While Americans trampled over each-other for the latest consumer electronics, flames tore through the late Oscar Neimeyer’s landmark Latin America Memorial complex (1987) in São Paulo, Brazil on Friday. Inaugurated in 1989, the complex was built to promote the social, cultural, political and economic integration of Latin America. Eighty-eight firefighters were reportedly dispatched to contain the blaze that consumed portions of the 909,000 square foot complex for up to five hours.
London-based Weston Williamson won first prize in an international competition to design the Brasilia Athletics Stadium, an innovative skeletal structure inspired by the wings of a bird in flight. The huge, feather-like formations that create the structure’s undulating roof canopy will be constructed from lightweight concrete and steel connections. This feather-like roof will be in a constant state of flux, as the individual sections respond to environmental fluctuations, such as wind and sunlight.
Noted Brazilian architect Lina Bo Bardi now has a travel fellowship in her name. Jane Hall, founding member of Assemble, a Stratford, UK–based architecture and design collective, has been selected as the inaugural winner of the British Council’s Lina Bo Bardi Fellowship that will allow her to travel to Brazil this year to study Bo Bardi’s work for six weeks this fall.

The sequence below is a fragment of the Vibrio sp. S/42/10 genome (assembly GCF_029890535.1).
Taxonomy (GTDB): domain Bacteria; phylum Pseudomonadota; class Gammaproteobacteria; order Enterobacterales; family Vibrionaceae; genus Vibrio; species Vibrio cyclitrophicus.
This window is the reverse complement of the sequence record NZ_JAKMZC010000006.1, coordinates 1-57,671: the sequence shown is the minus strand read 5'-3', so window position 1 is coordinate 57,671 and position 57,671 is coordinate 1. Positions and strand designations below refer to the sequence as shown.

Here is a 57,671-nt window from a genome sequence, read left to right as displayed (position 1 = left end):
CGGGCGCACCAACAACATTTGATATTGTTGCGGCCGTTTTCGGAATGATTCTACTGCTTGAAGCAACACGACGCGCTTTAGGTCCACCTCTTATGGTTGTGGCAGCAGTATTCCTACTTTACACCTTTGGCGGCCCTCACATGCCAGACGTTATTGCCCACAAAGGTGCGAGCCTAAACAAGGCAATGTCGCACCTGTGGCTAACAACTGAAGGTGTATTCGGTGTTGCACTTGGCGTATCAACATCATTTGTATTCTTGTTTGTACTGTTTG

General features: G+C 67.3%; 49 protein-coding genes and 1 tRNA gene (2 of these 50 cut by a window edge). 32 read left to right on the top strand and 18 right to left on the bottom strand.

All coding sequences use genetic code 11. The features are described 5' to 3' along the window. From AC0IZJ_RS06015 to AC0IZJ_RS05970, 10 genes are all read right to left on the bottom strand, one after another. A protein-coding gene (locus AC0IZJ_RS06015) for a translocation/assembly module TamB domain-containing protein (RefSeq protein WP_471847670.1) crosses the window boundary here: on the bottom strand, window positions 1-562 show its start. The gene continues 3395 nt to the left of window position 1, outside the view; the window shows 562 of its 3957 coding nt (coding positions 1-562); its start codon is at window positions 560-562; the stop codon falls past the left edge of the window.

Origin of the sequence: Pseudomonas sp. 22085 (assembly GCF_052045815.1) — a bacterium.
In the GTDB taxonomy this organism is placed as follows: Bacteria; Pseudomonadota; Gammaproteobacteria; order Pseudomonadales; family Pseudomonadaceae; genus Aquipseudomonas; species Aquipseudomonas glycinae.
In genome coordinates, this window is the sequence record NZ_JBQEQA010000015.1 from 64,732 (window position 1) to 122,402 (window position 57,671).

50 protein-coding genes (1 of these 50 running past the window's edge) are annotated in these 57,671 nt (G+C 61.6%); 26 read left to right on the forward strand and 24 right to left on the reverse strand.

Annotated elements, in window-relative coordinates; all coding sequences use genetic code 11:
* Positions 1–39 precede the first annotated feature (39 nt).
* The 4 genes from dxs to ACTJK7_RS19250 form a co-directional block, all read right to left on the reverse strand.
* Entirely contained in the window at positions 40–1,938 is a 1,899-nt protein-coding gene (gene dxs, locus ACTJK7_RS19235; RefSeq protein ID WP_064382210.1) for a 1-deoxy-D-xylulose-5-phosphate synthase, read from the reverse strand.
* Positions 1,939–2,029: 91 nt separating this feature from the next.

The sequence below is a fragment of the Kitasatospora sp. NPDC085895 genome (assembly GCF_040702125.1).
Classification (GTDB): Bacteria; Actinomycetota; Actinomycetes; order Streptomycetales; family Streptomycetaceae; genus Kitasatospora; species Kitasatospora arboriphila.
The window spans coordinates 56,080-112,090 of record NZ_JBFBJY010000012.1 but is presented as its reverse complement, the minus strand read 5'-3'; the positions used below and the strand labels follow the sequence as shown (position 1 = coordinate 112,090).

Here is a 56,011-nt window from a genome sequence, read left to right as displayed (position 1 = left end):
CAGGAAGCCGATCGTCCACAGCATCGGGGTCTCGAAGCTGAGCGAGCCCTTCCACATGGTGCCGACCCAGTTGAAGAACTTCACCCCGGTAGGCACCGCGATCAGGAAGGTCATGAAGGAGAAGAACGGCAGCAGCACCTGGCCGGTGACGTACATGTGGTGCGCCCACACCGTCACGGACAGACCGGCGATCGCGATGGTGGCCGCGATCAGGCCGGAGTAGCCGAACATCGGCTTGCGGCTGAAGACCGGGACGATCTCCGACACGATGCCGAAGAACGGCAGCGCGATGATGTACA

Hall, an architectural assistant at Studio Weave, will investigate how society, culture, and the idea of “Brazilianess” influence the country’s contemporary architectural practices. The fellowship is part of the British Council’s Transform series—a sequence of arts programs between the United Kingdom and Brazil leading up to the 2016 Rio Olympic Games.
Thanks to the Italcementi Group, International Women’s Day just became that much more special. This year the group found a unique way to celebrate the holiday by instituting the very first competition its arcVision—Women in Architecture prize, an award that valorizes the increasingly important role women have and continue to play in architecture.
The jury selected 19 finalists from 15 different countries including but not limited to Egypt, Switzerland, Singapore, Italy, and Thailand. The architects were judged according to their creative approach in designing an unconventional structure as well as their ability to design a building that responds to the context of its site.
The prize was bestowed to Brazilian architect Carla Juaçaba at a press conference at the group’s i.lab Research Center (designed by Richard Meier) in Bergamo on March 7th, and was publicly announced the following day for International Women’s Day.
Bright colors are not typically associated with inconspicuous spaces but when it comes to The Gourmet Tea storefront, the shop manages to bring the two together.Through the use of clever ingenuity and compact design Brazilian architect Alan Chu successfully plants a secret tea shop inside a public shopping center in São Paulo, Brazil.